Careste gives digital customers a “real world” fit experience.
Careste is ensuring that online shoppers can have the same level of fitting accuracy they get in a brick-and-mortar store.
Chain Store Age recently spoke with Celeste Markey, founder and CEO of sustainable on-demand luxury fashion brand Careste, about how her company is leveraging the 3DLook YourFit 2.0 omnichannel fitting room platform to obtain accurate measurements from online shoppers. Careste provides custom-fit fashion items, using a base of 22 sizes that can be customized as desired for any body type.
“Our challenge, which also happens to be our mission, is to end the fashion waste that accumulates through mass over-production and over-consumption,” stated Markey. “Since our founding, we have been searching for a body scanning technology to complement our mission, our micro-size offering, and our unique on-demand luxury supply chain.”
As it did for so many other retailers, the COVID-19 pandemic accelerated Careste’s need to provide advanced online customer service, including meeting the demand for accurate size and fit preference recommendations.
“Consumers would shop from their phones and laptops, and finding the right fit and understanding how clothing looks on them has become a big barrier to purchase,” said Markey. “With so many options for consumers to choose from today, a bad fit experience creates an easy way for consumers to shop elsewhere. Additionally, digital consumers are choosing to spend their money with purpose-driven companies with sustainable practices.”
Careste deployed the 3DLook YouFit platform, which offers photorealistic virtual try-on capability with instant feedback on what size would fit best, provided by core artificial intelligence (AI) technology that accurately captures and instantly processes customers’ body data.
YouFit also features a personalized recommendation engine that lets customers virtually try on AI-picked items based on the shopper’s body shape and measurements, fit preference, inventory and best-sellers, with the goal of replicating the service provided by an in-person sales associate. In addition, the platform offers a social sharing feature enabling shoppers to share their try-on with a single tap.
“Our consumers find the YouFit process to be accurate and simple to use, even fun,” said Markey. “In addition to end consumers, we have all of our models use the technology prior to photoshoots so that there are no fit surprises, which allows us to streamline and standardize the fitting and photoshoot process. 3DLook seamlessly integrates with our system and is an invaluable tool for Careste. We have a lot of exciting plans on the horizon, but none that we can disclose yet.”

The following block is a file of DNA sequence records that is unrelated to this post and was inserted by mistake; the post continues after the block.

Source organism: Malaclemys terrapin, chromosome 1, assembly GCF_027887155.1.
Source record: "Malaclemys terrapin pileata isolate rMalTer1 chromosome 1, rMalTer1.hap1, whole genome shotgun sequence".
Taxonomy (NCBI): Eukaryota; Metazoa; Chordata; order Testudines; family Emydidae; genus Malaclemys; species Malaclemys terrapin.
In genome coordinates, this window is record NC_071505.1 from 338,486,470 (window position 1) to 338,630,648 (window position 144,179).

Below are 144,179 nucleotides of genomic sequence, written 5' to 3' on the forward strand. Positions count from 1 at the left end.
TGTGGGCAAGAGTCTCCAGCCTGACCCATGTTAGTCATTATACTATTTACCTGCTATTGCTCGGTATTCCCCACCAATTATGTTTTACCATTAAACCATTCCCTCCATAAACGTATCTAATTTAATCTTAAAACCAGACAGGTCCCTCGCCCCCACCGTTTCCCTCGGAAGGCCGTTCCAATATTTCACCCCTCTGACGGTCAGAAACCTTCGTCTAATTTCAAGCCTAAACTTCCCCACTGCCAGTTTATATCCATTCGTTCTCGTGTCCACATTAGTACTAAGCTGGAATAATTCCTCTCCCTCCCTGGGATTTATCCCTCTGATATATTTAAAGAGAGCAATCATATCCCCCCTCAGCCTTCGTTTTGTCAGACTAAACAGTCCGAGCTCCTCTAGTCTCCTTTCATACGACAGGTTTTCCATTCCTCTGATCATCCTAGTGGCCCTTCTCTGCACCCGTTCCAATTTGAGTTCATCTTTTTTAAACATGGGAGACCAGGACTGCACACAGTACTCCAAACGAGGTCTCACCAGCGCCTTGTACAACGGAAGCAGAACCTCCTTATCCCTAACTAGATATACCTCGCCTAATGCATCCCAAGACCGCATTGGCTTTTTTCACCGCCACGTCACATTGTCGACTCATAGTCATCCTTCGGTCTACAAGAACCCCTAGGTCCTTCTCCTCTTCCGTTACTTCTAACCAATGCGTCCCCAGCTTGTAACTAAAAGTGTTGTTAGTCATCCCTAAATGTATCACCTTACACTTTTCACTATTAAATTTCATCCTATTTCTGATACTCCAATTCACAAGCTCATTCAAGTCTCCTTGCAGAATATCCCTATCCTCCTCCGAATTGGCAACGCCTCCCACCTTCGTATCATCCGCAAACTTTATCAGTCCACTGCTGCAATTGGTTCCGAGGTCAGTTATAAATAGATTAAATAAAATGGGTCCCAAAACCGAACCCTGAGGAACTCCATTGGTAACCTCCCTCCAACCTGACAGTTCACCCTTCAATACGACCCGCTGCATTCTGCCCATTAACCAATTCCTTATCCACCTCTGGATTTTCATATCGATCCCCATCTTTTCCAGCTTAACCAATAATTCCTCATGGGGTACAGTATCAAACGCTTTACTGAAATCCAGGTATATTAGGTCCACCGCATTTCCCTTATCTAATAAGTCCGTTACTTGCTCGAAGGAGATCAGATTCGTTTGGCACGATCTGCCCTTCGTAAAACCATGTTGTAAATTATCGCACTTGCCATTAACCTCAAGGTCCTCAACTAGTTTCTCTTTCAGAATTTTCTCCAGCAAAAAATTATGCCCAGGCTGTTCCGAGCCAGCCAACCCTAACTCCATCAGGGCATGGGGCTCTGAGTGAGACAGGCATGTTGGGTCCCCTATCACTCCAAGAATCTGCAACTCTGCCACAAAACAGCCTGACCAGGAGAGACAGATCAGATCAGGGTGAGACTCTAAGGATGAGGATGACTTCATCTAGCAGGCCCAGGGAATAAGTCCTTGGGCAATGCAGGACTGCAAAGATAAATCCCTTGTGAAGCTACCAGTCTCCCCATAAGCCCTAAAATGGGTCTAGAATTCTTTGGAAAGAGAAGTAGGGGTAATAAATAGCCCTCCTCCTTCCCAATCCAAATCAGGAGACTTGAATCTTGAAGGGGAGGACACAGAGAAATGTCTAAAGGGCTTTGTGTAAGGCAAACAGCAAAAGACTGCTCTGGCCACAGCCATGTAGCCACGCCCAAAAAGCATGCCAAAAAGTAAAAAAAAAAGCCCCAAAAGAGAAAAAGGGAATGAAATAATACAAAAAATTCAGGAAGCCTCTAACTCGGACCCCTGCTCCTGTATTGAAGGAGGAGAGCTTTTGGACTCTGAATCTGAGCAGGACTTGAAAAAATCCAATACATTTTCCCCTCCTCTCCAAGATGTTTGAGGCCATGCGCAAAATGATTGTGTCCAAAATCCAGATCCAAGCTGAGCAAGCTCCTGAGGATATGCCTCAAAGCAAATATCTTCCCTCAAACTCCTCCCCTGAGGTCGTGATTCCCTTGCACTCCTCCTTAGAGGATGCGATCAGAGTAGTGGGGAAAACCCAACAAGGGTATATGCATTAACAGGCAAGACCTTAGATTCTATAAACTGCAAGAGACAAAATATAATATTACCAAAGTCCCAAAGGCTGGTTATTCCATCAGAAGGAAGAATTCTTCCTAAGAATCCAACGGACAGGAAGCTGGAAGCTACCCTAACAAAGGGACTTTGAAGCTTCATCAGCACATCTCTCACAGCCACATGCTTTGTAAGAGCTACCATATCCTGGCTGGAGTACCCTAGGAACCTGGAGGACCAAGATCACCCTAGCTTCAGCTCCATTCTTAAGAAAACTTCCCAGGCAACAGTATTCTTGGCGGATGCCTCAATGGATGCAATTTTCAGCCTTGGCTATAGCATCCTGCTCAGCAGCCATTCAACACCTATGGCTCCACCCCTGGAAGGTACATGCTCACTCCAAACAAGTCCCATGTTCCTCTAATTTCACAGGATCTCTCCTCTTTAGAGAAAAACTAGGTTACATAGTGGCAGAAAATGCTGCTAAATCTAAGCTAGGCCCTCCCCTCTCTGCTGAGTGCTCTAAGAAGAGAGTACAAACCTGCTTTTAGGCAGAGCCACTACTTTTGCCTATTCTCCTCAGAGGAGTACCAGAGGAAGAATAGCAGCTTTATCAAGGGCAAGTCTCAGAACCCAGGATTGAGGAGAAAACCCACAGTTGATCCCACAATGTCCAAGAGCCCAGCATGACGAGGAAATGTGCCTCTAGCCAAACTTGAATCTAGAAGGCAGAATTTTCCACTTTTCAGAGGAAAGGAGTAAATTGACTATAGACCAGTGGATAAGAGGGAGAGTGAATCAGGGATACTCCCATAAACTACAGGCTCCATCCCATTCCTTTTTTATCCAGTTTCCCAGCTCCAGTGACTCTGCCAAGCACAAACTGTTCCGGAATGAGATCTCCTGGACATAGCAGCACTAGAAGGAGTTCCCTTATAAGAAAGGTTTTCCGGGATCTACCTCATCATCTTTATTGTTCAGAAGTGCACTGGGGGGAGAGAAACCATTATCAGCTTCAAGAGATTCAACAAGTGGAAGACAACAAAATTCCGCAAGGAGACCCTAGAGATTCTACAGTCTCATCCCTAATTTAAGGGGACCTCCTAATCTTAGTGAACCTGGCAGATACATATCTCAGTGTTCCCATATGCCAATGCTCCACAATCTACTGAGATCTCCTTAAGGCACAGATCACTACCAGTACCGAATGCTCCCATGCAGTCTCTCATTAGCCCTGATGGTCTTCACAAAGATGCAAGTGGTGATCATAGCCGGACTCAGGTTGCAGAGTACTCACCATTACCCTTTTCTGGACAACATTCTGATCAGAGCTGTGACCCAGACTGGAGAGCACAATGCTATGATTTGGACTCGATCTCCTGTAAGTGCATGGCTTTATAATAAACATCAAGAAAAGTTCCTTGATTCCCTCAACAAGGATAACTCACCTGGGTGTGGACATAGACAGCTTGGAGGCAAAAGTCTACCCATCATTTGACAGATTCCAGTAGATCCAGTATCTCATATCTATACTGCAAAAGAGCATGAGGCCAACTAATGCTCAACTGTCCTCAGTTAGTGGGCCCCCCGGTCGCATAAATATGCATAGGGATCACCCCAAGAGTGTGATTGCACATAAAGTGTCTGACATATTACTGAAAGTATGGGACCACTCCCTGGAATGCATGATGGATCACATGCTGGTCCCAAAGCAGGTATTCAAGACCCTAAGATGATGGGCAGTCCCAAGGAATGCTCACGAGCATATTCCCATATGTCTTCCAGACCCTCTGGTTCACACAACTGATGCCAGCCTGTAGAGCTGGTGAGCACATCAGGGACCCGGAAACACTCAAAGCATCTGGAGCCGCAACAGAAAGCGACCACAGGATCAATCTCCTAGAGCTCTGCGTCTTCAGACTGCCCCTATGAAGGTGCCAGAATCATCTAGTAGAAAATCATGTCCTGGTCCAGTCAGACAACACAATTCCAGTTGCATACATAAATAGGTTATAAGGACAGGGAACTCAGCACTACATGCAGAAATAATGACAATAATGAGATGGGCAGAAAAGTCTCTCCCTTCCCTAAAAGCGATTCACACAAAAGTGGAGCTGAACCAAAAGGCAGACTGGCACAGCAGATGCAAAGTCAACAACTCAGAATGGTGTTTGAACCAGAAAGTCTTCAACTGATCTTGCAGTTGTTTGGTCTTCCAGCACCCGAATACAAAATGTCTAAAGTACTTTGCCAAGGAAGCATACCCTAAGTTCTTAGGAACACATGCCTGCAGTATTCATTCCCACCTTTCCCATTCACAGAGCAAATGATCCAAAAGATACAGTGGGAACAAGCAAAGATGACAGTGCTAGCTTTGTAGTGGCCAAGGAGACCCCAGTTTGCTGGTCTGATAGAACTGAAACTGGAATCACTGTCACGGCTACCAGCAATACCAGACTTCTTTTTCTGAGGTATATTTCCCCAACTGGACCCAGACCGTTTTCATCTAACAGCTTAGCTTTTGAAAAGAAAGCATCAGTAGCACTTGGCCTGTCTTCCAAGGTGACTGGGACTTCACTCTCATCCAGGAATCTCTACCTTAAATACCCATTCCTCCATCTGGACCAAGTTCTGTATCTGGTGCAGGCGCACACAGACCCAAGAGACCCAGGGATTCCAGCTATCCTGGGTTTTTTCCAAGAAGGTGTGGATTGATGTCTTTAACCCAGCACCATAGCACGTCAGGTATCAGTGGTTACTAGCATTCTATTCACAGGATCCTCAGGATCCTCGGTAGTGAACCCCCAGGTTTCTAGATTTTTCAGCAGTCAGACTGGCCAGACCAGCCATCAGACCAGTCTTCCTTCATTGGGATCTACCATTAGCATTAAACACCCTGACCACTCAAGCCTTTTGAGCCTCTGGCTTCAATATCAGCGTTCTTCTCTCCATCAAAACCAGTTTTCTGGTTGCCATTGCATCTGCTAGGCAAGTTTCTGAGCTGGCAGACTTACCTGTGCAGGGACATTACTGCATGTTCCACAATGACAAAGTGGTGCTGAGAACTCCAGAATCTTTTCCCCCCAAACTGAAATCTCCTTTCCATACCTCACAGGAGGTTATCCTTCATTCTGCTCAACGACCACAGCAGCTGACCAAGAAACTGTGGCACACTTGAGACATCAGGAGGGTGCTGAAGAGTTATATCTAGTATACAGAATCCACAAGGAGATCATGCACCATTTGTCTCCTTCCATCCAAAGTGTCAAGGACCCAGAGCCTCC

Virtual fitting gains popularity Other retailers are also attempting to provide a “real life”-type clothes try-on experience in a virtual setting. For example, Walmart is rolling out the Zeekit virtual fitting room solution to select users of the Walmart app and Walmart.com. To use Zeekit, which the retailer purchased in 2021, customers upload their picture or choose from a series of models that best represent their height, shape and skin tone to instantly see themselves in any item of clothing. Customers can also share their virtual outfits with friends for a second opinion, enabling a social shopping experience.
And in July 2021, specialty menswear retailer Knot Standard rolled out new digital offerings in an effort to provide personalized service to customers who do not live near one of its 10 U.S. showroom stores. The retailer released a new iPhone app called Fit, which enables customers to submit just two photos to create their custom clothing. App users can follow a set of guided instructions to capture front and side profile photos, which are automatically sent over to the Knot Standard tech team.